13: The Value of Nothing

Arial tapped on her watch. Dak sighed.

  They continued down the stairs and found a room marked, Cleaning Supplies, just as the Professor told them they would. This seemingly innocuous room contained the museum's most secret artifacts in the belief that no one would bother to look there. But how many cleaning rooms had high-tech locks on them?

Once again, Dak's watch was employed to break the password. Five seconds passed. Nothing. "Must be a really hard password," Dak thought. After thirty seconds, Dak shook his wrist as if this would shake some sense back into the watch, lest it break passwords as badly as it told time.

After two full minutes, it was pretty clear that the watch wasn't going to be enough.

"Now, aren't you glad I suggested the mylar handprint? Arial said, blinking sweetly.

"What would I do without you?" Dak replied, equally sweetly.

"Be tortured and die," Arial responded.

Dak held the back of his hand in front of his chin and proceeded to scrape at the base of his thumb. Then he peeled off what looked like a layer of skin from the back of his hand. It was, in actuality, a mylar handprint layer, a clever trick Arial learned while reading "The KGB's Greatest Hits," written by the head of the KGB himself after the KBG was dismantled. It was not exactly a best seller, being poorly translated, extremely technical, and totally lacking any good sex scenes. But Arial was impressed by the Russian technology, and since then always carried mylar handprint material inside a hand-creme bottle in her purse.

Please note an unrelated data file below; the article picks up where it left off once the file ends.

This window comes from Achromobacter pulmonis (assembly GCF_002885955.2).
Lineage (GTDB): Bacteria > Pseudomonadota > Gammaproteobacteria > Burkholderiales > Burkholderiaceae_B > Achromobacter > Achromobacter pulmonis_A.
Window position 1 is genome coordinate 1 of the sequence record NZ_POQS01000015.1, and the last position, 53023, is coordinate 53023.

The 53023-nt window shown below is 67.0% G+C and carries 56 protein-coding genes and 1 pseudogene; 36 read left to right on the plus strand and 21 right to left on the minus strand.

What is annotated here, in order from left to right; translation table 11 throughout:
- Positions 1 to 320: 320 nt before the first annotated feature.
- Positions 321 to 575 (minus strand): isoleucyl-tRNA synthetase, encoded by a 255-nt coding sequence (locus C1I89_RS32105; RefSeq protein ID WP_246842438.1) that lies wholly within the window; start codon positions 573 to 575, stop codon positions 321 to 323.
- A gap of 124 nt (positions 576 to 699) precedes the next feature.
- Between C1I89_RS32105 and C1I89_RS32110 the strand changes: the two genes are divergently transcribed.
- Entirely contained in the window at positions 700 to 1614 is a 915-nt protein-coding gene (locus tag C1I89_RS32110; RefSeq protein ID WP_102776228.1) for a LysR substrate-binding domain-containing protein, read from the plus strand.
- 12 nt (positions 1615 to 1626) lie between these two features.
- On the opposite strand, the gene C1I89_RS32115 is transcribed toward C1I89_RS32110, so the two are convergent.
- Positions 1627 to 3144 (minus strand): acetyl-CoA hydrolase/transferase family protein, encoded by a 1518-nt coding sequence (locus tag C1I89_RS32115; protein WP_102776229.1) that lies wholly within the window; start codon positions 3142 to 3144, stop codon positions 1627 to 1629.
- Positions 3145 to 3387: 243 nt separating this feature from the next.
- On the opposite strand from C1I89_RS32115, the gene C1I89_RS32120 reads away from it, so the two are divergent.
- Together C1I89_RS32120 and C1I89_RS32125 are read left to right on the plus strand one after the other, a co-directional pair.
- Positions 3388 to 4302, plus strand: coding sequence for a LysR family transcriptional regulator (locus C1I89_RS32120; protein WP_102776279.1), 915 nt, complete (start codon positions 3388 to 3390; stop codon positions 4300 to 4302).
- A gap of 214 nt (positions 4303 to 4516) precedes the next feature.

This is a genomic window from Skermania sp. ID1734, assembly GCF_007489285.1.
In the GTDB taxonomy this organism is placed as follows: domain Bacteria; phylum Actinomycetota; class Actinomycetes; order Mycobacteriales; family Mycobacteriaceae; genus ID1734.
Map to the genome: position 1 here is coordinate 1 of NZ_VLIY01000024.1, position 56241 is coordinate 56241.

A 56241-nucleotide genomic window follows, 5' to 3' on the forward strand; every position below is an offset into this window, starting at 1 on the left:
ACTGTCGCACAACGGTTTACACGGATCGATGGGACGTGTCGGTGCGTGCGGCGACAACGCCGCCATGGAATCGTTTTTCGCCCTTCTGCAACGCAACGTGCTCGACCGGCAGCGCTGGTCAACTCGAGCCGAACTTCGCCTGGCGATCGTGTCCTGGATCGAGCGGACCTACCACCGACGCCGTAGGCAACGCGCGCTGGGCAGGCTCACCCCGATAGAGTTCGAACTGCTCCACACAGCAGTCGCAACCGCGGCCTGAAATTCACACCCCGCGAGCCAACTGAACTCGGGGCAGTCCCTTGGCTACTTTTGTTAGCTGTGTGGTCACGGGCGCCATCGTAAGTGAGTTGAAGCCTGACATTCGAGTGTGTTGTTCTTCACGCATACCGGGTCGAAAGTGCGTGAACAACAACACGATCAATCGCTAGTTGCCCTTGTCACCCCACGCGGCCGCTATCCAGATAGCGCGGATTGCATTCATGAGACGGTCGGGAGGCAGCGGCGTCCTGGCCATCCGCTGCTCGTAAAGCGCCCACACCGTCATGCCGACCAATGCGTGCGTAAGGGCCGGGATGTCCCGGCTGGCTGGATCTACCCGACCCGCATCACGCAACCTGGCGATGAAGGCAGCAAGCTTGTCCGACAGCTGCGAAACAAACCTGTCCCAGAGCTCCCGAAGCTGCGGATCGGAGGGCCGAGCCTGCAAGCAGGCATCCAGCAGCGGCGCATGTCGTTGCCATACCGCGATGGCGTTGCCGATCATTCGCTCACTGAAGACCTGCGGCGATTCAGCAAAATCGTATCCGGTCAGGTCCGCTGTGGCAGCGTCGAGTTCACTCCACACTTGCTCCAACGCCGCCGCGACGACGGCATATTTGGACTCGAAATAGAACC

Dak placed the handprint against the shiny black code panel, then used his watch again. This time, the combination of the password and the handprint caused the door to click and slide away automatically.

Paula had now purchased every single post card available, a small reproduction (cast in a non-organic polymer that would break if you dropped it--Paula asked) of the same male nude Arial had admired, the pre-Raphaelite poster, anything they sold that was made of metal, and a coffee table book displaying the homes of the stars in Malibu. She hadn't realized Cher had such a thing for aquamarine. The courteous staff was only too happy to hold the items for her while she went to her next destination, the lovely Piece of Mind Café, located amid ancient works of art. Dak had told her to order the quiche and she was following his instructions to the letter.

As the Professor forced himself to laugh at yet another of Bernhard's Germanic jokes, it became clear why there were so few German stand up comics.

Meanwhile, back in the "cleaning supply" room Dak and Arial were agog, they'd never seen anything like this plunder. It was like something out of a dream, or the Pirates of the Caribbean at Disneyland. Was that the real Mona Lisa, sitting in the corner next to a priceless Tiffany lamp. And if so, what were they displaying at the Louvre?

Dak spotted it first--a smooth, flat, black stone. The Professor had told them it was a Basalt tablet. Dak said it sounded like a pain reliever. The professor didn't get the ad-man joke. The Professor went on and on about basalt having a high concentration of iron and magnesium, how it was volcanic, and how the rocks the astronauts brought back from the moon were also basalt. Dak only cared what it looked like so he'd know it when he saw it, and now he saw it and knew it.

It was covered with mysterious chiseled markings, then a bunch of HTML codes. It was all Greek to Dak. Arial opened her purse and extracted a tiny lap top computer, a Pentium 200 with 64 megabytes of memory and an active color matrix LCD screen, to be exact. They used it for computer generated proposals and slide shows, anything that required portable publishing.

Her hands were almost invisible as they scurried around the keyboard, entering the codes. She typed 200 words per minute and, according to Dak's notoriously inaccurate watch, it took her only 74 seconds to enter the codes.

She went to Print Preview to check the results.

"The ancient secret is..." Arial began...

Chapter 14: Garbage Out

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